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Physiotherapists lend a hand at Hawkesbury Canoe Classic

Marina Williams
4 November 2016


Since 1980, physiotherapists have been integral to the running of the longest, non-stop paddling event in Australia, the Hawkesbury Canoe Classic. Organisers say volunteer physiotherapists are vital to the charity fundraiser’s success, as they provide participants with treatment throughout the 111 km endurance challenge.

‘They are outstanding and amazing in the support and care that they provide,’ lead organiser Kent Heazlett says. ‘I personally can attest to the care that I get when competing. You are racing, then pull in and go straight to the physiotherapy tent, as the race is quite arduous on the upper limbs and back. Without them we wouldn’t be running this event.’

About 30 sports physiotherapists and physiotherapy students were lined up to treat paddlers at the 40th classic in the last weekend of October. Many have been involved for more than 20 years and have experience treating Olympic, Paralympic and Commonwealth Games teams. Kent describes their involvement ‘as truly a partnership’.

‘They provide the care and support for participants and, in turn, they gain much-valued data to help in the research into the management of repetitive injuries that can occur when canoeing,’ he says.

The event also provides clinical learning experience for students from Australian Catholic University, with 12 undergraduates participating under supervision each year since 2012. For the past 20 years, students from universities across New South Wales, Europe and the US have volunteered. APA involvement began in 1980 when then-student physiotherapist Nick Stepkovitch, APA Sports and Musculoskeletal Physiotherapist, volunteered as coordinator of a Red Cross first aid team. Once graduated, he involved the NSW Sports Physiotherapy Group (SPG), which is now Sports Physiotherapy Australia. Nick has only missed one challenge since then.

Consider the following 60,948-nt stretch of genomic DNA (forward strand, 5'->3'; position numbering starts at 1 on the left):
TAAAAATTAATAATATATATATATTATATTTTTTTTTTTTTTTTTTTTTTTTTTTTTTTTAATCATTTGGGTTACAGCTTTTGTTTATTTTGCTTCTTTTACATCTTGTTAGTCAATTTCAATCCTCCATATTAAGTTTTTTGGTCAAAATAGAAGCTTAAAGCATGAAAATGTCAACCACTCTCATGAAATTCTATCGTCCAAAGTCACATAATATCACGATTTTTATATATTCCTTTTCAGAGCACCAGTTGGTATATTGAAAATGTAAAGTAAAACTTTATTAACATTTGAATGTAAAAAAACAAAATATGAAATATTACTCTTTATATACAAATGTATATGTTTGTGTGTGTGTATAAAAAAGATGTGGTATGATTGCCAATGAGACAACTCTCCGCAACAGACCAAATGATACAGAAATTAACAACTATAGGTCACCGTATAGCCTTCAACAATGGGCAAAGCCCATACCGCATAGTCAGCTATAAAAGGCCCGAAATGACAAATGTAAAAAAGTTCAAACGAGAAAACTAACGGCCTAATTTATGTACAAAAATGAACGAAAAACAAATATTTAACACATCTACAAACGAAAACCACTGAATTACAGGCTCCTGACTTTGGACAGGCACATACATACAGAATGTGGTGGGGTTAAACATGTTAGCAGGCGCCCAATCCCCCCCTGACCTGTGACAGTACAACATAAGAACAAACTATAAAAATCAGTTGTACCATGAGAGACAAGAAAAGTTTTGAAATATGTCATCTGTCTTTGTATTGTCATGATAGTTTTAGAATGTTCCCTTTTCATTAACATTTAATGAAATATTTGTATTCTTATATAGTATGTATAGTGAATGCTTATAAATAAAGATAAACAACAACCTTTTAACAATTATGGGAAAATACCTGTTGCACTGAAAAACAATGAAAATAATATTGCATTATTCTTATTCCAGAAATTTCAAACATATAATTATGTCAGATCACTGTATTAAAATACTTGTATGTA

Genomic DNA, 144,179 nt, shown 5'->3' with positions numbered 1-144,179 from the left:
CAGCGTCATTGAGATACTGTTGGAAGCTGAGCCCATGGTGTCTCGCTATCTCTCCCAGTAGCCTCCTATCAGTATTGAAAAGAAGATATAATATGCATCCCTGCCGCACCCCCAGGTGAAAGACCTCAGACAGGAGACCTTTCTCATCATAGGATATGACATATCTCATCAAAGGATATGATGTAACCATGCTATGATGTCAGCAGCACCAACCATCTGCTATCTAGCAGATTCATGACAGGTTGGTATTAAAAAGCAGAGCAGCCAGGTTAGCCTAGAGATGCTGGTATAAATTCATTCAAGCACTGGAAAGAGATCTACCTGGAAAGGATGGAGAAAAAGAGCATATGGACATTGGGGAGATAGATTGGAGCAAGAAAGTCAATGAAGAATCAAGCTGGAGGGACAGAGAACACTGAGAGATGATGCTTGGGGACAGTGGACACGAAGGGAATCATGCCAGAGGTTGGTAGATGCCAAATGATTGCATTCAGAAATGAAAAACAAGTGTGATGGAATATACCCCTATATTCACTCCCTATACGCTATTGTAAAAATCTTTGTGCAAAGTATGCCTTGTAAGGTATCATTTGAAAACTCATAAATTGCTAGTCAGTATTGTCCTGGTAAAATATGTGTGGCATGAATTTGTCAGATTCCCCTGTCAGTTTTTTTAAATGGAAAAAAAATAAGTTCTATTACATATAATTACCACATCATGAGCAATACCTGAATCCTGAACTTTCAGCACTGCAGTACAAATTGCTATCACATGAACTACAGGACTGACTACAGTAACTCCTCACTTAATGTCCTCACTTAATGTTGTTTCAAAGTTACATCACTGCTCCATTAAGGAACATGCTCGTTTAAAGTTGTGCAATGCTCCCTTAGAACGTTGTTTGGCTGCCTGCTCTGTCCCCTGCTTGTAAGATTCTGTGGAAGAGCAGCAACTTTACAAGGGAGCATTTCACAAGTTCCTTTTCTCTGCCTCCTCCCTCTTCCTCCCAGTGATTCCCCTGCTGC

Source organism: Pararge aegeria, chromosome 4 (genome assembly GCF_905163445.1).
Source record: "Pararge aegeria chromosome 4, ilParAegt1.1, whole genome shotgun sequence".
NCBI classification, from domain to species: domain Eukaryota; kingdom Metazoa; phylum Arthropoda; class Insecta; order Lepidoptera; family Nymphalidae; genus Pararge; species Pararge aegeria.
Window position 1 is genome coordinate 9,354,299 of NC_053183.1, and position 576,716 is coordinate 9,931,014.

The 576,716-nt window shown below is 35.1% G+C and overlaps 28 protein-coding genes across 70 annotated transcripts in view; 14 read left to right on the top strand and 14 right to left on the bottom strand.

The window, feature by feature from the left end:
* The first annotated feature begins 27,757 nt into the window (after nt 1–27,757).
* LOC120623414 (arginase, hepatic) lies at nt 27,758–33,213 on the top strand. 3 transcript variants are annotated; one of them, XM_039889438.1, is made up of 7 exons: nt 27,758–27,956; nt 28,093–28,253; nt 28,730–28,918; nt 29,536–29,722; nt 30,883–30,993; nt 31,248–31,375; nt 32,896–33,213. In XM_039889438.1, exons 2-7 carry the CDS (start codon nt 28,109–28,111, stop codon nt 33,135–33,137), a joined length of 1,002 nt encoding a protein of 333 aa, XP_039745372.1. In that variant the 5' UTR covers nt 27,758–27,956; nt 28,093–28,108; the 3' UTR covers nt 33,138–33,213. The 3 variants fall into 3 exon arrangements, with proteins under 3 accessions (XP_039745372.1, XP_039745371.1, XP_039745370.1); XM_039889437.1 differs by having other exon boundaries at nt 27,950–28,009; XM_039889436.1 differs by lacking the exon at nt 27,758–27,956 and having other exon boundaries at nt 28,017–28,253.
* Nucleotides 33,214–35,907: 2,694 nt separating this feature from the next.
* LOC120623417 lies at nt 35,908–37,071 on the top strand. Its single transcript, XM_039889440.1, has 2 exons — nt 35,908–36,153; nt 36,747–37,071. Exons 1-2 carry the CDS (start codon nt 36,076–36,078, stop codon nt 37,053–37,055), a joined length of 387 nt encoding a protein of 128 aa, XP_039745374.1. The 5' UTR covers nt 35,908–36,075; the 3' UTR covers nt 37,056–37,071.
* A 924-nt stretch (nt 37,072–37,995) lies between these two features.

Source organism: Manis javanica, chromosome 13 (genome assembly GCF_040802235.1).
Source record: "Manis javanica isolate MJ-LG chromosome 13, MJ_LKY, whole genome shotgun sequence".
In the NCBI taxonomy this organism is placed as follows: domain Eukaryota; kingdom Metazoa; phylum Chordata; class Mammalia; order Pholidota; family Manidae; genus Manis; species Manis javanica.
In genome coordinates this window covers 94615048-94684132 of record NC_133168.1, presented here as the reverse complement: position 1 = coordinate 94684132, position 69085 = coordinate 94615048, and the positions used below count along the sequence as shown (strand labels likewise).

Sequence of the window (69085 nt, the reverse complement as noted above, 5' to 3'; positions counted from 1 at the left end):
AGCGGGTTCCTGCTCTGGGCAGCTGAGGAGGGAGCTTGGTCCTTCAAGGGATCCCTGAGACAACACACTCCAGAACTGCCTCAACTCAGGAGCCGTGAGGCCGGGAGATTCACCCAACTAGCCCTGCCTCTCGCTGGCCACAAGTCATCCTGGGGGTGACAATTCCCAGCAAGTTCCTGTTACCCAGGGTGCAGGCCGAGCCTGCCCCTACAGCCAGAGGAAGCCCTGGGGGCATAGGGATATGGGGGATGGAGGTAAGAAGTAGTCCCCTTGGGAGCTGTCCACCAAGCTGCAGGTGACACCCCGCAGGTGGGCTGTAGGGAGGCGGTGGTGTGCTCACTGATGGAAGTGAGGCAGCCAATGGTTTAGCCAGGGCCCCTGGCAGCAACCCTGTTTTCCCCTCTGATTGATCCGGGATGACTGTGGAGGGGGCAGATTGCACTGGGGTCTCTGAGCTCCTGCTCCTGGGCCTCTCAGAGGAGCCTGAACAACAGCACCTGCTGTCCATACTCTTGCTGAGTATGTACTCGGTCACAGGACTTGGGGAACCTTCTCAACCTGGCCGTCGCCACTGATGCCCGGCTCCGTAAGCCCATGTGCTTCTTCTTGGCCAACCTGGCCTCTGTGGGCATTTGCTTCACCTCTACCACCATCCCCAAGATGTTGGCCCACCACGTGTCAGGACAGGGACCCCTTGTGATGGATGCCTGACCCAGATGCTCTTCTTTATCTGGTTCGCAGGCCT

‘Nick recognised the need for optimal musculoskeletal management of the types of injuries encountered in this event,’ Kent says.



According to Nick, physiotherapists have since documented and analysed injury data of more than 4600 participants, proving that more than 55 per cent of injuries sustained were musculoskeletal in nature. This has led to more efficient and effective management of upper limb over-use syndrome, beyond the scope of first aid training.

‘This helped open doors to the SPG by convincing organisers they needed physio, as well as first aid, for events,’ Nick says. ‘I initially got involved with the Red Cross while still at school, as part of gaining my Queen Scout. I stayed with them while studying physiotherapy, as it was a great way to help others, learn in the field and have fun.’

Physiotherapists now help train extended care paramedics from the NSW Ambulance Service.

‘The research has led to the development of evidence-based, effective intervention and prevention strategies that prove valuable in the broader community with conditions involving the upper limbs and thoracic spine,’ Nick says. ‘By getting involved, our physiotherapy team is able to provide consistent, proven prevention and intervention to enable all competitors to benefit and leave in an optimal physical state after competing.’

Since 1994, paddlers have helped raised funds for the Arrow Bone Marrow Transplant Foundation for leukaemia research. 

 

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